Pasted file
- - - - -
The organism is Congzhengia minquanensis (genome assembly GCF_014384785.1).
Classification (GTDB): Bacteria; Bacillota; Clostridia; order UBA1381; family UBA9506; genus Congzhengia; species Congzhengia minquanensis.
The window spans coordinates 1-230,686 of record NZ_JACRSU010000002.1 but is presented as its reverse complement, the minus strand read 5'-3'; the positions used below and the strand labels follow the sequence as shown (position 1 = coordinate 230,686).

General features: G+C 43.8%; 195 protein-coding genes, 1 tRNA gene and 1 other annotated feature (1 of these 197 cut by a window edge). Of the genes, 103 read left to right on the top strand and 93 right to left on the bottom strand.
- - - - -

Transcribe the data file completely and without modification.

The organism is Congzhengia minquanensis (genome assembly GCF_014384785.1).
Classification (GTDB): Bacteria; Bacillota; Clostridia; order UBA1381; family UBA9506; genus Congzhengia; species Congzhengia minquanensis.
The window spans coordinates 1-230,686 of record NZ_JACRSU010000002.1 but is presented as its reverse complement, the minus strand read 5'-3'; the positions used below and the strand labels follow the sequence as shown (position 1 = coordinate 230,686).

General features: G+C 43.8%; 195 protein-coding genes, 1 tRNA gene and 1 other annotated feature (1 of these 197 cut by a window edge). Of the genes, 103 read left to right on the top strand and 93 right to left on the bottom strand.